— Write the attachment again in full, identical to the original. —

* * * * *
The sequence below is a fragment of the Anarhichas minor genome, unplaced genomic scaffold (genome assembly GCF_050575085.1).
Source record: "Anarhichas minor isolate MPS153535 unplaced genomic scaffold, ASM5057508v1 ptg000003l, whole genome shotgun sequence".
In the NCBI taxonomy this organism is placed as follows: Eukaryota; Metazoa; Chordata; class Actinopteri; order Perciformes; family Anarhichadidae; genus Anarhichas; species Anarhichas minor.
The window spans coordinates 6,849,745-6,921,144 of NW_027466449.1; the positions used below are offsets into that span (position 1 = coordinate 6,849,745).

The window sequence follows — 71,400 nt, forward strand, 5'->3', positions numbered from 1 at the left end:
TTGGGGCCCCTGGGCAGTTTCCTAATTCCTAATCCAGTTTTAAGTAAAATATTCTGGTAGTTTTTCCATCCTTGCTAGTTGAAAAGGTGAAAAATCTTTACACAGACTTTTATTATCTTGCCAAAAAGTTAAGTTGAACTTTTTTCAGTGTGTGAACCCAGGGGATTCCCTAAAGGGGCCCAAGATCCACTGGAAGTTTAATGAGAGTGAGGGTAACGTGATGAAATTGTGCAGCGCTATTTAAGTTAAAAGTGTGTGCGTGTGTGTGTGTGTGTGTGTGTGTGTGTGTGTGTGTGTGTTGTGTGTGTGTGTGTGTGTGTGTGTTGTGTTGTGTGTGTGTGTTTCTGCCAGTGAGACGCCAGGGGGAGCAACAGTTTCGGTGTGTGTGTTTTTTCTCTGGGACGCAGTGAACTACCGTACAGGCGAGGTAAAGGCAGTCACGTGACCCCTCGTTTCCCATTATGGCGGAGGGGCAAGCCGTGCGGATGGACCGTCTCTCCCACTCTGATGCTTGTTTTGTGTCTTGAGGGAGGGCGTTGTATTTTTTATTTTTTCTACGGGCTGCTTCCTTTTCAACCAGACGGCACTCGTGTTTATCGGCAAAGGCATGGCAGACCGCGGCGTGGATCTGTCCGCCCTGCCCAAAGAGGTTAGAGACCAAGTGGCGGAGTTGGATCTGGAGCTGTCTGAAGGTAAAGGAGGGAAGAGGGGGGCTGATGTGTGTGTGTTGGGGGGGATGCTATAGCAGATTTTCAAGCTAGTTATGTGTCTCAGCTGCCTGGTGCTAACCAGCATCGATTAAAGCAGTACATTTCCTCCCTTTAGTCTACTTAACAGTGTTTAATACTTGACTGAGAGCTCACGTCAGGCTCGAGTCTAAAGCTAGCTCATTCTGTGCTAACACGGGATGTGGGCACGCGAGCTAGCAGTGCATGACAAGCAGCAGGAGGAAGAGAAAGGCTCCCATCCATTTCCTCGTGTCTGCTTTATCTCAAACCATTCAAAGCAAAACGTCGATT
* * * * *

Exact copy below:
The sequence below is a fragment of the Anarhichas minor genome, unplaced genomic scaffold (genome assembly GCF_050575085.1).
Source record: "Anarhichas minor isolate MPS153535 unplaced genomic scaffold, ASM5057508v1 ptg000003l, whole genome shotgun sequence".
In the NCBI taxonomy this organism is placed as follows: Eukaryota; Metazoa; Chordata; class Actinopteri; order Perciformes; family Anarhichadidae; genus Anarhichas; species Anarhichas minor.
The window spans coordinates 6,849,745-6,921,144 of NW_027466449.1; the positions used below are offsets into that span (position 1 = coordinate 6,849,745).

The window sequence follows — 71,400 nt, forward strand, 5'->3', positions numbered from 1 at the left end:
TTGGGGCCCCTGGGCAGTTTCCTAATTCCTAATCCAGTTTTAAGTAAAATATTCTGGTAGTTTTTCCATCCTTGCTAGTTGAAAAGGTGAAAAATCTTTACACAGACTTTTATTATCTTGCCAAAAAGTTAAGTTGAACTTTTTTCAGTGTGTGAACCCAGGGGATTCCCTAAAGGGGCCCAAGATCCACTGGAAGTTTAATGAGAGTGAGGGTAACGTGATGAAATTGTGCAGCGCTATTTAAGTTAAAAGTGTGTGCGTGTGTGTGTGTGTGTGTGTGTGTGTGTGTGTGTGTGTGTTGTGTGTGTGTGTGTGTGTGTGTGTTGTGTTGTGTGTGTGTGTTTCTGCCAGTGAGACGCCAGGGGGAGCAACAGTTTCGGTGTGTGTGTTTTTTCTCTGGGACGCAGTGAACTACCGTACAGGCGAGGTAAAGGCAGTCACGTGACCCCTCGTTTCCCATTATGGCGGAGGGGCAAGCCGTGCGGATGGACCGTCTCTCCCACTCTGATGCTTGTTTTGTGTCTTGAGGGAGGGCGTTGTATTTTTTATTTTTTCTACGGGCTGCTTCCTTTTCAACCAGACGGCACTCGTGTTTATCGGCAAAGGCATGGCAGACCGCGGCGTGGATCTGTCCGCCCTGCCCAAAGAGGTTAGAGACCAAGTGGCGGAGTTGGATCTGGAGCTGTCTGAAGGTAAAGGAGGGAAGAGGGGGGCTGATGTGTGTGTGTTGGGGGGGATGCTATAGCAGATTTTCAAGCTAGTTATGTGTCTCAGCTGCCTGGTGCTAACCAGCATCGATTAAAGCAGTACATTTCCTCCCTTTAGTCTACTTAACAGTGTTTAATACTTGACTGAGAGCTCACGTCAGGCTCGAGTCTAAAGCTAGCTCATTCTGTGCTAACACGGGATGTGGGCACGCGAGCTAGCAGTGCATGACAAGCAGCAGGAGGAAGAGAAAGGCTCCCATCCATTTCCTCGTGTCTGCTTTATCTCAAACCATTCAAAGCAAAACGTCGATT